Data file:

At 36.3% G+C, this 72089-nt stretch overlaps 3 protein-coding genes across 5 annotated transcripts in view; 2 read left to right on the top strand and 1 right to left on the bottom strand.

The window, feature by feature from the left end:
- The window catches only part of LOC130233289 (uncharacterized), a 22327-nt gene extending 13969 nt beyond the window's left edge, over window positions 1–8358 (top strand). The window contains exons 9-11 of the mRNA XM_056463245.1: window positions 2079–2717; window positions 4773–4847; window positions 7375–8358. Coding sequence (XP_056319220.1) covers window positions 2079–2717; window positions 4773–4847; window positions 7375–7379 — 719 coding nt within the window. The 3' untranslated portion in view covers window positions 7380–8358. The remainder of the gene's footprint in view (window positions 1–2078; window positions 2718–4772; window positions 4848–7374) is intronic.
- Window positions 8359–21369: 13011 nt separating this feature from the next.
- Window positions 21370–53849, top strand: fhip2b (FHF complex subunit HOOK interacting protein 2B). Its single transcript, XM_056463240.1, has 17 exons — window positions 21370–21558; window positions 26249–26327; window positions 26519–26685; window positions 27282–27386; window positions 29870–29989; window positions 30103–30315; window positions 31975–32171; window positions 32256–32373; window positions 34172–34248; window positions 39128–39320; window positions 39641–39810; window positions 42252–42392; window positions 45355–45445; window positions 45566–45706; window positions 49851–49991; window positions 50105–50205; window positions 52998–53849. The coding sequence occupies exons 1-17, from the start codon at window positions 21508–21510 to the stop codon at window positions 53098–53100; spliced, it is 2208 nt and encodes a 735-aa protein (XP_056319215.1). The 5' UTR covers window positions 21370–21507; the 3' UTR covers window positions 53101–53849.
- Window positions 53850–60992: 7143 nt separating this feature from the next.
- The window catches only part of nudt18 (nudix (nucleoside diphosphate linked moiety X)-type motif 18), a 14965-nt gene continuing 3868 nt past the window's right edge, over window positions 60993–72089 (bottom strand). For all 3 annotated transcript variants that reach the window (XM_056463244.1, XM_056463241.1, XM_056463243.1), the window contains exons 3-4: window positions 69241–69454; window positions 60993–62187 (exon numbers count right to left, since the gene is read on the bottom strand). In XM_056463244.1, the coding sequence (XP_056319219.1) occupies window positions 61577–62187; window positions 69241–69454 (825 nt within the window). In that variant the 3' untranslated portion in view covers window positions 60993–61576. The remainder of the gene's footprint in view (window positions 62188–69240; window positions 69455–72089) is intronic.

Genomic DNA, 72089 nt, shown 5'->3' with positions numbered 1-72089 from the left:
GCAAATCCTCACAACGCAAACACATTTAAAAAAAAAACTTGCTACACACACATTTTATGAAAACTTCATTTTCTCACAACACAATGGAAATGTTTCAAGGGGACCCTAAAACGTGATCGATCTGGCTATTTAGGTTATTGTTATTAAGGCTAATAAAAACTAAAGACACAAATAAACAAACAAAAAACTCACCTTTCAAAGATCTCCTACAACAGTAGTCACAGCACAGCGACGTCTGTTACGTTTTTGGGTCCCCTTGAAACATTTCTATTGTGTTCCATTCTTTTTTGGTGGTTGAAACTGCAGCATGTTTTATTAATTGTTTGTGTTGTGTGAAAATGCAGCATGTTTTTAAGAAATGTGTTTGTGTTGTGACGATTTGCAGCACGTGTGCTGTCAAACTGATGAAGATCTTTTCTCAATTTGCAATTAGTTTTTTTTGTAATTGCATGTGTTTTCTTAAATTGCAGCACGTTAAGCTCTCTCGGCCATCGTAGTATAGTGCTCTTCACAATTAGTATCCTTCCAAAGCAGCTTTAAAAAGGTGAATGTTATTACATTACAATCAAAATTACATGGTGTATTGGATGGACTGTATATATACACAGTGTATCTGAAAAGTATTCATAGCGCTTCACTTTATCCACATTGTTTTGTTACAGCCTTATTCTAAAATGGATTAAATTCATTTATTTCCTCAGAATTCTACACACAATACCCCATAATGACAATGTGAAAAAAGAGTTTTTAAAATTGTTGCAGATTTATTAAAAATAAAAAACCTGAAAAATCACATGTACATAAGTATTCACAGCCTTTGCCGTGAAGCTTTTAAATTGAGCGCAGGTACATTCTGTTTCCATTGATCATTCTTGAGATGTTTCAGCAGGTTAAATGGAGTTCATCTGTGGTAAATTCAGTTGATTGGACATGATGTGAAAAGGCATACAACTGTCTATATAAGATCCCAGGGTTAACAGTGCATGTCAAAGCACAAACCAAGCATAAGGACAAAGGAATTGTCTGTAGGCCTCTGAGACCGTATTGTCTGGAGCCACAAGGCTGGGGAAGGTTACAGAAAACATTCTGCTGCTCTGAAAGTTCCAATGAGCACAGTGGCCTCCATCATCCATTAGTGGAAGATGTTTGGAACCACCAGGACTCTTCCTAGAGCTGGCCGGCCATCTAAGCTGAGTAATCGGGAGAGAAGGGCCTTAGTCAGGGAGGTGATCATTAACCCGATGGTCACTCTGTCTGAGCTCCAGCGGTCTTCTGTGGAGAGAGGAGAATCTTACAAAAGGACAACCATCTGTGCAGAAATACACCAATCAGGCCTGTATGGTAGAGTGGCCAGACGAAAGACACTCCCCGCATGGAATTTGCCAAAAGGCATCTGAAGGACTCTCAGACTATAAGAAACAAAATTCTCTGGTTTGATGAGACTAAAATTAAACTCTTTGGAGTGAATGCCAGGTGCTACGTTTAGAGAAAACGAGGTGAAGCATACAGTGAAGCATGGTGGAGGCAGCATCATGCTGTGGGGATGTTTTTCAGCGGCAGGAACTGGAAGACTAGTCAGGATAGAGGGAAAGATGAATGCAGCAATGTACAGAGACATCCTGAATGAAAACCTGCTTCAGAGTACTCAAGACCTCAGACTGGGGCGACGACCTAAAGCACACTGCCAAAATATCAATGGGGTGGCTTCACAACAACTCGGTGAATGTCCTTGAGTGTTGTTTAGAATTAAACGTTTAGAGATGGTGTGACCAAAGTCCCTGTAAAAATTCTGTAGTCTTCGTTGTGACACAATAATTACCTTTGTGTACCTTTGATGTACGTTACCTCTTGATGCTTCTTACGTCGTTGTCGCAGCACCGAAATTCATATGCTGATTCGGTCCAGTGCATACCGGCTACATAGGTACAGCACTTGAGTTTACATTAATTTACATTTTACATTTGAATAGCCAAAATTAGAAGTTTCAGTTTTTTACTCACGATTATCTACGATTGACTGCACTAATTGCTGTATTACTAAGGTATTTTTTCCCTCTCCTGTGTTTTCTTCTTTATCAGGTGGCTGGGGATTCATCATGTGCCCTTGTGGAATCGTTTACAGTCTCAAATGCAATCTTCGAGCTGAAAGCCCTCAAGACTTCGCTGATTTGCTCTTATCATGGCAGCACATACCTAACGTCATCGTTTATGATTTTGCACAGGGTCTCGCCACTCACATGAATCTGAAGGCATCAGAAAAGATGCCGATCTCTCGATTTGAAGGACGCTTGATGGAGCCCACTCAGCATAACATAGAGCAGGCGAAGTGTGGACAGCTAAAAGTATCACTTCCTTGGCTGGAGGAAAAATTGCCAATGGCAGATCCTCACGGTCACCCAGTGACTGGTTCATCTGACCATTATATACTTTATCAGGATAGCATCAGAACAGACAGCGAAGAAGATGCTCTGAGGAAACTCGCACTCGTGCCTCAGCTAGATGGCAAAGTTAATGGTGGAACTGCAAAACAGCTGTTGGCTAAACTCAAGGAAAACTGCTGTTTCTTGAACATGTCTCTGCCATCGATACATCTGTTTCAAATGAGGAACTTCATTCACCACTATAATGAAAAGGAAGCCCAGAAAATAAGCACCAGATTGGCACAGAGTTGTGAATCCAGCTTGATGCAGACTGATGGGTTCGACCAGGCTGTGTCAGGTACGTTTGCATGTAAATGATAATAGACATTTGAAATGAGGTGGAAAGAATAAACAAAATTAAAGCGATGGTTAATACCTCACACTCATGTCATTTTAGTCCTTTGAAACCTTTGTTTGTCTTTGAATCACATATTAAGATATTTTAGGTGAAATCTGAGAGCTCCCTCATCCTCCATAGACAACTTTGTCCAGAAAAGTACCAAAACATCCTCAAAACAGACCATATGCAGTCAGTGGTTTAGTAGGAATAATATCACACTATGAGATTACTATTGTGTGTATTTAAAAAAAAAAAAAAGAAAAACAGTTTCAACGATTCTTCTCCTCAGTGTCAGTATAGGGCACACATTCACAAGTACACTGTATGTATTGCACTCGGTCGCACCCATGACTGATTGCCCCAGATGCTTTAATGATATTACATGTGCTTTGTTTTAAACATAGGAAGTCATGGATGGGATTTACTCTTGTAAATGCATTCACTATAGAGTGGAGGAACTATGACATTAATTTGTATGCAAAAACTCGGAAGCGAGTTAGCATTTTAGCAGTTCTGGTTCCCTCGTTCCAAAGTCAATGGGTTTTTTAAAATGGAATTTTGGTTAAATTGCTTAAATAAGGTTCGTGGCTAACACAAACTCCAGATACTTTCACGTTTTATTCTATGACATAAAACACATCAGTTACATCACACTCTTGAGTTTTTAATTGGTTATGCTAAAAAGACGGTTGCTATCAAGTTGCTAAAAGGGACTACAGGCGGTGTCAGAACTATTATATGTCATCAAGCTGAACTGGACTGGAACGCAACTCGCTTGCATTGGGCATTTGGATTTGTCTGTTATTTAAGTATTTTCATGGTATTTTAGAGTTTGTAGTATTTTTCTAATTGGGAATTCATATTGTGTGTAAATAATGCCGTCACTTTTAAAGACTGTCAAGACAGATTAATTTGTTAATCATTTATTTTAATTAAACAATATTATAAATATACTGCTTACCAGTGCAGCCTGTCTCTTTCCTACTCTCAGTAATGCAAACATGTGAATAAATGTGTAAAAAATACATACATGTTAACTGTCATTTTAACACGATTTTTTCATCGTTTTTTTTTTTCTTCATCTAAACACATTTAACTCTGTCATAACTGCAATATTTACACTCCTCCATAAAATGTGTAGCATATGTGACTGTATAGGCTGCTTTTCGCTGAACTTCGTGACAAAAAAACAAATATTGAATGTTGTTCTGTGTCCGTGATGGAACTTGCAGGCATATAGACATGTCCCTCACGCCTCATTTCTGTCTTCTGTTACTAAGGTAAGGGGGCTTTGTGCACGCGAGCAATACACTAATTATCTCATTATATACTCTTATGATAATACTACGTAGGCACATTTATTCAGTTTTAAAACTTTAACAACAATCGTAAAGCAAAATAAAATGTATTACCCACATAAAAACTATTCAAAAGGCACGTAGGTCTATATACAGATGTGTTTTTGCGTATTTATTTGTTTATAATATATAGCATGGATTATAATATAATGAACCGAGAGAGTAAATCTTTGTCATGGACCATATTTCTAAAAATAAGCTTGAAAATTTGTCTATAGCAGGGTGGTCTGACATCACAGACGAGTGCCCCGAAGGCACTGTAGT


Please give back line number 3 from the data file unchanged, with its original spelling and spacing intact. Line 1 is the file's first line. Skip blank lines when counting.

- The window catches only part of LOC130233289 (uncharacterized), a 22327-nt gene extending 13969 nt beyond the window's left edge, over window positions 1–8358 (top strand). The window contains exons 9-11 of the mRNA XM_056463245.1: window positions 2079–2717; window positions 4773–4847; window positions 7375–8358. Coding sequence (XP_056319220.1) covers window positions 2079–2717; window positions 4773–4847; window positions 7375–7379 — 719 coding nt within the window. The 3' untranslated portion in view covers window positions 7380–8358. The remainder of the gene's footprint in view (window positions 1–2078; window positions 2718–4772; window positions 4848–7374) is intronic.